Delivering American University's news and views since 1925. | Wednesday, May 23, 2018

Screenwriter John Weiskopf shares secrets of the trade in Weschler Theater event

Veteran screenwriter John Weiskopf said at AU Jan. 30 that great screenplays are crucial in the creation of iconic films.

“You cannot make a good film from a bad screenplay,” Weiskopf said in a talk in the Weschler Theater. “The screenplay is the skeleton; it is the catalyst for everything. If you’re not going to have a good screenplay, you’re not going to have a good film, period.”

Weiskopf, a native of the D.C. area, and graduate of the University of Maryland as well as UCLA, wrote screenplays for feature films “Sixty-three” and adapted his novel “The Ascendancy” into a film in 2010.

Weiskopf extolled the virtues of the screenplay after discussing some of the most popular or critically loved movies like “District 9,” “It’s a Wonderful Life” or “Vertigo.”

Weiskopf said that screenplays are not formulaic, though they do have definite structure elements, such as the protagonist and antagonist. He also stressed the importance of the inciting incident, which is “the primary catalyst, the compressed event in time, that upsets the balance of the main character’s life.”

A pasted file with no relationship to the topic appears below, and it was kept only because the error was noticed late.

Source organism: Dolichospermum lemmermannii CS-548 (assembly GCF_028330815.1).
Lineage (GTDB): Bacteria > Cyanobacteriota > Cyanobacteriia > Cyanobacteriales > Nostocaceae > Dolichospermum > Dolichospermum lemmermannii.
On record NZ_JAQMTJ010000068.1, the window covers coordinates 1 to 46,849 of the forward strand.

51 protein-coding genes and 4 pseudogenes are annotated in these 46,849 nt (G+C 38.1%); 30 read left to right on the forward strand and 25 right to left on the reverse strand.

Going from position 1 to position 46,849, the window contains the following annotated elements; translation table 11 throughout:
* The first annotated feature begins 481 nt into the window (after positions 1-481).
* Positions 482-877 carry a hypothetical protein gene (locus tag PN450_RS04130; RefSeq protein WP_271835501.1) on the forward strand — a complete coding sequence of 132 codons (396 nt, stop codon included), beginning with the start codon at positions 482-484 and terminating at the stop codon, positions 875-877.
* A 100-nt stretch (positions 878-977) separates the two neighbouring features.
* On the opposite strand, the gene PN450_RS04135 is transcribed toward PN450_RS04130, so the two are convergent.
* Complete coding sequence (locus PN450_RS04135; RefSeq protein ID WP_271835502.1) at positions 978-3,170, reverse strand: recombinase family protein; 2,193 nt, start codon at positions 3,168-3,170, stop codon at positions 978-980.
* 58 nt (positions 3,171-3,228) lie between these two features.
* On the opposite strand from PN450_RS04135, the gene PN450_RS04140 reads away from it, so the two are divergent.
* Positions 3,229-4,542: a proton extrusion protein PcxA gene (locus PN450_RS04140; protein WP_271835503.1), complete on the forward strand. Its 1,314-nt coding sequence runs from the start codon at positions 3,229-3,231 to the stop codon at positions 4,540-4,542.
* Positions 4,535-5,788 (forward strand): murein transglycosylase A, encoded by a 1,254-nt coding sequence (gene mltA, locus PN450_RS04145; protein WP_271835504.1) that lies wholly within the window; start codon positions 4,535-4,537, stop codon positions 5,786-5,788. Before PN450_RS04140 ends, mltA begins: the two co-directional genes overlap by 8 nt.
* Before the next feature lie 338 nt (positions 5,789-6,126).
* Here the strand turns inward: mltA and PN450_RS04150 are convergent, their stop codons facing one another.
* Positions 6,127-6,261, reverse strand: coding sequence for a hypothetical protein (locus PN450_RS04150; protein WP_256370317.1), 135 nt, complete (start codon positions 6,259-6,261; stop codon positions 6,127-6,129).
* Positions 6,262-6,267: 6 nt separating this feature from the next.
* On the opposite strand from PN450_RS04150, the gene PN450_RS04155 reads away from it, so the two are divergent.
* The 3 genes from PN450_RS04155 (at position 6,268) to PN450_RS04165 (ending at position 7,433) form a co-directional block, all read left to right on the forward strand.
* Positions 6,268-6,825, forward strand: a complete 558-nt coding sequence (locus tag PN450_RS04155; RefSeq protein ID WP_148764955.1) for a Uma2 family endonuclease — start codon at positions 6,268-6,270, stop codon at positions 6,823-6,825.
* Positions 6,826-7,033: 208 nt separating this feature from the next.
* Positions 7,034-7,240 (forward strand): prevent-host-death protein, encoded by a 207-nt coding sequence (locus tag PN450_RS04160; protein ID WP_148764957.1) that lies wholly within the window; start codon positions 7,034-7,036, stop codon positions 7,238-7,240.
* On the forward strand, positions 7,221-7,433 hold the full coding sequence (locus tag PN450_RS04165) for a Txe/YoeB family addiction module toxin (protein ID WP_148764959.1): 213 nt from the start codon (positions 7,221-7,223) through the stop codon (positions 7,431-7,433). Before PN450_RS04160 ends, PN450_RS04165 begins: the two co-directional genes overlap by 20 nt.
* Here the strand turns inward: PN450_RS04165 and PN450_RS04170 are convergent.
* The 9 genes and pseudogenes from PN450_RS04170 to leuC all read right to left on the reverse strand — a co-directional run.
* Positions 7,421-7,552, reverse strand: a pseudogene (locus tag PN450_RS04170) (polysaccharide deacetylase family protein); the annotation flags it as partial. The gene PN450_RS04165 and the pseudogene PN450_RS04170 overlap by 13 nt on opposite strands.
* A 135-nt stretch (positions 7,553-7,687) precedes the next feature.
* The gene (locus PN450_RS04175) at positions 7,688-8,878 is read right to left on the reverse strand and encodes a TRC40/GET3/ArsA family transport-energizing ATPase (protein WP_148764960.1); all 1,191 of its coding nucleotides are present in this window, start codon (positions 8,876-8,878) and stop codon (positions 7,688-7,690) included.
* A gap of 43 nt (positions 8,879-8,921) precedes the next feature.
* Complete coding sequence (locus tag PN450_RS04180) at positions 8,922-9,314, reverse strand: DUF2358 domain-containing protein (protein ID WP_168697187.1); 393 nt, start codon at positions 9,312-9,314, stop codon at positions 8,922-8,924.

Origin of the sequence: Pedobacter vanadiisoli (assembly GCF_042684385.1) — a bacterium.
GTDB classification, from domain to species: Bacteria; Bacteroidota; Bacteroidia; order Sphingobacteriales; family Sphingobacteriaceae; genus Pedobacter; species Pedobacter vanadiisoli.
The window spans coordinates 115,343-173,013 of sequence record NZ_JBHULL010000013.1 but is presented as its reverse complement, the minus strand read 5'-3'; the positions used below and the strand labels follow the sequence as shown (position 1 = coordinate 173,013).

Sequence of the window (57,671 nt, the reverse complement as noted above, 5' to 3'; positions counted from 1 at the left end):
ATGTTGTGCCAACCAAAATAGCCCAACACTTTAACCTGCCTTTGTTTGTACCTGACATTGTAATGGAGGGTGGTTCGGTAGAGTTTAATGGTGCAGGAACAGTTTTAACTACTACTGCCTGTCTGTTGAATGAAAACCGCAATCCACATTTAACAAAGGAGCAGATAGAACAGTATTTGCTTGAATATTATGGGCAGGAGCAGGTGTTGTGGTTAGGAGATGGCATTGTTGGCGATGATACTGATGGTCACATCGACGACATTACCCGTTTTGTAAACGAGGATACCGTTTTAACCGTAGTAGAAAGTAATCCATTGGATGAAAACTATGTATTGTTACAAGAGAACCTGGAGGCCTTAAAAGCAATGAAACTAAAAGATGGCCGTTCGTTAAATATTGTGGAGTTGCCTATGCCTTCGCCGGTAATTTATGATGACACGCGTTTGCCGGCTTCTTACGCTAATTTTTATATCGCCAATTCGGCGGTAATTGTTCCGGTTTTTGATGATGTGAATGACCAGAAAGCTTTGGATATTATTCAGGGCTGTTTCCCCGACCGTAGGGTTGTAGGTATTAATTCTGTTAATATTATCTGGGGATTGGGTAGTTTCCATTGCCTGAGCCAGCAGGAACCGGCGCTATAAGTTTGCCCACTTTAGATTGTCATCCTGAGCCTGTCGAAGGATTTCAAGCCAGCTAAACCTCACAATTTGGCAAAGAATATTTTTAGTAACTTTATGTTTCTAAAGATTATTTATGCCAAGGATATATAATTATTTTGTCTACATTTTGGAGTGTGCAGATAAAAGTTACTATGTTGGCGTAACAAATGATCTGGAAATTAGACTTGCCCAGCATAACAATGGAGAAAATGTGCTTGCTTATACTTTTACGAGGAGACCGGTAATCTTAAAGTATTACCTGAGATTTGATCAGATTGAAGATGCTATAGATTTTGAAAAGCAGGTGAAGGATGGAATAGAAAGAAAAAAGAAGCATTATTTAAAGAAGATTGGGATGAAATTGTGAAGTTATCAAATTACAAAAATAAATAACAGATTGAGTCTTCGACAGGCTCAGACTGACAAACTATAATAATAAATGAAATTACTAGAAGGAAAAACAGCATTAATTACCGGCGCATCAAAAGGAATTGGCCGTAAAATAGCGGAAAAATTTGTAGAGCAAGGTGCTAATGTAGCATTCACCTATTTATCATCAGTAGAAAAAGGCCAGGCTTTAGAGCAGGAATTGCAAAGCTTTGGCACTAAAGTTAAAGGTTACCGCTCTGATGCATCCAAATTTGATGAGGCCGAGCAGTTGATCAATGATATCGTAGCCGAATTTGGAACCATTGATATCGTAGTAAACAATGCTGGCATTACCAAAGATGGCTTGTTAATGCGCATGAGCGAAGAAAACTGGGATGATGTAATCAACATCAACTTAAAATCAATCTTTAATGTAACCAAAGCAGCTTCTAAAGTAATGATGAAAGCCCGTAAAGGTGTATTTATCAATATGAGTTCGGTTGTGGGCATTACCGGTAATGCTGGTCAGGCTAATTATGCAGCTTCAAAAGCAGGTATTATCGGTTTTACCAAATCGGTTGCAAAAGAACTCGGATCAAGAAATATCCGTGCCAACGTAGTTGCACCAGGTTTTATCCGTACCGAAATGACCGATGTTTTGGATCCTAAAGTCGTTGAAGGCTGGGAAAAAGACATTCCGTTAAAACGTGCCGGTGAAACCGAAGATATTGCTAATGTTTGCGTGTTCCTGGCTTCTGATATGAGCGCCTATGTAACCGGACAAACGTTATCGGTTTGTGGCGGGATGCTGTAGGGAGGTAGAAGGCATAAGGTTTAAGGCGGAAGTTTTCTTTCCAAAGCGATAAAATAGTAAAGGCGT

Weiskopf also said that the inciting incident was important because it lays the seeds for the antagonist, whom Weiskopf said “is usually someone the protagonist knows, or exists within the immediate sphere of the protagonist, and has been watching the main character for signs of weakness or vulnerability.”

Weiskopf then illustrated his points with clips from Alfred Hitchcock’s “Vertigo,” displaying the inciting incident (the development of the main character’s vertigo), the role of the antagonist (an old friend of the protagonist), and how Hitchcock used a circular motif throughout the film as a way to reproduce a vertigo effect. Weiskopf stated that auteur directors like Hitchcock “worked very closely with their screenwriters in order to get the desired effect from their screenplays.”

As for bad screenplays, Weiskopf described them as “being devoid of conflict, or the inciting incident happening more than an hour into the film.”

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